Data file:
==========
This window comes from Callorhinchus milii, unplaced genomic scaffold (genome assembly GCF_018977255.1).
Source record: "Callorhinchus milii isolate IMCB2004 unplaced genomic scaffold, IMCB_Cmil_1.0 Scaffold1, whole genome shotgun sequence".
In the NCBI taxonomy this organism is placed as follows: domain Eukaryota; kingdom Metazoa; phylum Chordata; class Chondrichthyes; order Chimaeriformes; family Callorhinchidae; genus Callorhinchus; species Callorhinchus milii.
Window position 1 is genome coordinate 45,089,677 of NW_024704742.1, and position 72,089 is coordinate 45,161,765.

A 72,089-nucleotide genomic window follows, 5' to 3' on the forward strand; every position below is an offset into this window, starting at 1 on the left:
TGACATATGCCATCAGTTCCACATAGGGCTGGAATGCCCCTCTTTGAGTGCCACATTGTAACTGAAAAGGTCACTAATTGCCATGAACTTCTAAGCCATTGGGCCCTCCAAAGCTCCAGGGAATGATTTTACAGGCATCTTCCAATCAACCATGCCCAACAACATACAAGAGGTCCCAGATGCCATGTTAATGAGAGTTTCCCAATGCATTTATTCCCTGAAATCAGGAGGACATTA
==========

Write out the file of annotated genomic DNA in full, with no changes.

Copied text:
This window comes from Callorhinchus milii, unplaced genomic scaffold (genome assembly GCF_018977255.1).
Source record: "Callorhinchus milii isolate IMCB2004 unplaced genomic scaffold, IMCB_Cmil_1.0 Scaffold1, whole genome shotgun sequence".
In the NCBI taxonomy this organism is placed as follows: domain Eukaryota; kingdom Metazoa; phylum Chordata; class Chondrichthyes; order Chimaeriformes; family Callorhinchidae; genus Callorhinchus; species Callorhinchus milii.
Window position 1 is genome coordinate 45,089,677 of NW_024704742.1, and position 72,089 is coordinate 45,161,765.

A 72,089-nucleotide genomic window follows, 5' to 3' on the forward strand; every position below is an offset into this window, starting at 1 on the left:
TGACATATGCCATCAGTTCCACATAGGGCTGGAATGCCCCTCTTTGAGTGCCACATTGTAACTGAAAAGGTCACTAATTGCCATGAACTTCTAAGCCATTGGGCCCTCCAAAGCTCCAGGGAATGATTTTACAGGCATCTTCCAATCAACCATGCCCAACAACATACAAGAGGTCCCAGATGCCATGTTAATGAGAGTTTCCCAATGCATTTATTCCCTGAAATCAGGAGGACATTA